Where would British pop music be without art schools? They’ve been the incubator for some of our best talent since the 1950s, the place where kids with creative inclinations can be in an environment with other outsiders and rebels who don’t fit into traditional higher education or want a job in a bank or office. Many of them end up picking up guitars instead of paintbrushes as a means of expression.

The list of pop/rock art school alumni includes John Lennon (Liverpool College of Art), Keith Richards (Sidcup Art School), Jimmy Page (Sutton Art College), John Cale (Goldsmiths), Pete Townshend, Freddie Mercury (Ealing Art College), Ray Davies, Adam Ant (Hornsey College of Art), Syd Barrett (Camberwell), Bryan Ferry (Newcastle College of Art), Brian Eno (Winchester College of Art), Malcolm McLaren (Croydon Art College), Ian Dury (Royal College of Art), Joe Strummer (Central School of Art & Design), Viv Albertine (Chelsea School of Art), Paul Simonon (Byam Shaw), Sade (St. Martin’s), and PJ Harvey (Yeovil Art College).

I went to one myself in the early 1980s. I had no thought of what sort of job or career I’d get out of it but I was, as the cliche went, “good at drawing” at school and didn’t fancy reading books for three years at a university, so art school it was.

To begin with I took a one-year Foundation Course which is designed to make you try everything before deciding what to study for your degree, so I dabbled in painting, sculpture, environmental art, printmaking, and even performance art (sadly my piece “The White Brick” wasn’t filmed for posterity). But going from my rather mundane secondary school art lessons to the radical, experimental atmosphere of an art school was a real challenge. My tutor was a hard-core conceptual artist who called my work “shit” at one point, and I was close to leaving the first term as I struggled to get to grips with some of the projects we were given. But I stuck with it and by the end it turned into one of most rewarding, transformative experiences of my life, as important to who I am as hearing The Jam for the first time.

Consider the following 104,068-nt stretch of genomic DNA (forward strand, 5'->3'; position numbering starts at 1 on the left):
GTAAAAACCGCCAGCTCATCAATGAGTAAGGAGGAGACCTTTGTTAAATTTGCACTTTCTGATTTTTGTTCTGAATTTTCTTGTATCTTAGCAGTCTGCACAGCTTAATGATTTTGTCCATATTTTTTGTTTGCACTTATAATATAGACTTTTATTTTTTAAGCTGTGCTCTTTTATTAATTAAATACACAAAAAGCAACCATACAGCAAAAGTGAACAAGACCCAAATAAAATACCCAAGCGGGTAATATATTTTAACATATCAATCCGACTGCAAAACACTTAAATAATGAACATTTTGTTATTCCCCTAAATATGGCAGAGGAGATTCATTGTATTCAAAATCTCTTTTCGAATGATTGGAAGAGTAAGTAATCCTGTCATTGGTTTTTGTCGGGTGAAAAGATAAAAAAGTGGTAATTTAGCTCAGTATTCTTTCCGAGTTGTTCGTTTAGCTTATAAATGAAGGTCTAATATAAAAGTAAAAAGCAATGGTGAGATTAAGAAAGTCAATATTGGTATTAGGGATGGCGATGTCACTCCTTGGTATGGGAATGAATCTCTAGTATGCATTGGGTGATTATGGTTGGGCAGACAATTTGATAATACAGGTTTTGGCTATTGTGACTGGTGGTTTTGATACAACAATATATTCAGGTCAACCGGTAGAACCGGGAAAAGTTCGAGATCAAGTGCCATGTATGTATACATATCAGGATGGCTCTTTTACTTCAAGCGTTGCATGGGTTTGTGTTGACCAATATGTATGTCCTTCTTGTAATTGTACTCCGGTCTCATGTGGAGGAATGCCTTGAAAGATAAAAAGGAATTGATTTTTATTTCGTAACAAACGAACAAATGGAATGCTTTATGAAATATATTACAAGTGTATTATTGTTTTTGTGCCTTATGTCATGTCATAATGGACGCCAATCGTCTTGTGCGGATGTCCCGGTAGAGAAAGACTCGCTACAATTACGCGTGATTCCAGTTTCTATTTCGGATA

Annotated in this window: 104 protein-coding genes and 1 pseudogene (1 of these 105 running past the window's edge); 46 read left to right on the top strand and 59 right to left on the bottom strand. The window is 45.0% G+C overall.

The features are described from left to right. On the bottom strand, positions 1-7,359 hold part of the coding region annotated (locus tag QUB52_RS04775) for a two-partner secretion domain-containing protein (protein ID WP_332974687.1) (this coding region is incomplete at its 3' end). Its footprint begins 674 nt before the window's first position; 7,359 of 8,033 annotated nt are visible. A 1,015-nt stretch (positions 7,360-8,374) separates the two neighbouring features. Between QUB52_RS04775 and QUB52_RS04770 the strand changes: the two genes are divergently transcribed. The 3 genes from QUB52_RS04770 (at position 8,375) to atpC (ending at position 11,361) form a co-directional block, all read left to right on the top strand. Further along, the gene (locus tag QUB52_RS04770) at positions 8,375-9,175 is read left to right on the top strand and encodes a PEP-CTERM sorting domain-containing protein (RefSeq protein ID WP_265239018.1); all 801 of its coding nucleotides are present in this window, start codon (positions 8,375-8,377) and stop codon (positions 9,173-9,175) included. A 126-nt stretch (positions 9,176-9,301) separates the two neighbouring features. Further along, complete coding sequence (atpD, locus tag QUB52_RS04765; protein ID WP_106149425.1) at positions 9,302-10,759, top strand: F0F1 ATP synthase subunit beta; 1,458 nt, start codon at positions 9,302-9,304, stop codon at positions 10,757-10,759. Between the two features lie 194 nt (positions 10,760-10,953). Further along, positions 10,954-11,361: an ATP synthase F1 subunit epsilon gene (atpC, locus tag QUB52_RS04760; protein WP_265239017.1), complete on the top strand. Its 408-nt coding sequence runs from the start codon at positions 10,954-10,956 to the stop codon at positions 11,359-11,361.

A lot of my non-student friends thought I just drew pictures all day but art schools aren’t there to teach you how to draw. Instead they encourage creative thinking and rule-breaking expression. At least the good ones do. Even the graphic design degree course I took was more about teaching us to think originally than learning technical job skills, and we were hanging out with painters, sculptors, photographers, and video artists, so it was a very stimulating environment to be in. We got drunk a lot too, of course.

You can point to Pete Townshend smashing up his guitar, Bryan Ferry treating songs as collages, and the early visual style of The Clash as the direct result of their art school experiences, and there is a definite link between them and what makes British pop so distinctive: The synthesizing of influences, the emphasis on visual presentation, the conceptual cleverness, and the sense of playful, subversive adventure. At it’s very best it’s a fusion of avant-garde art theory and rock and roll.

Sadly I’m not sure how true any of this is anymore with higher education in the UK being more results-based now, and the introduction of student loans means that fewer kids are able to spend four years just pissing around being “creative” at art school without a proper job at the end of it. Maybe one reason British pop has lost its edge is that most of our new stars come from stage schools instead.

In case you’re wondering, I never started or joined a band at art school myself, but some of my mates did. They were called He’s Dead Jim and only played one gig, in the student canteen during an all-night sit-in. I did “play” keyboards for them during one garage rehearsal though, my technique very one-note and droney owing to the fact that I couldn’t actually play the instrument. But that never stopped Brian Eno, did it?

Download: Craise Finton Kirk Royal Academy Of Arts – Bee Gees (mp3)

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The sentimental musings of an ageing expat in words, music, and pictures. Mp3 files are up for a limited time so drink them while they're hot. Contact me: lee at londonlee dot com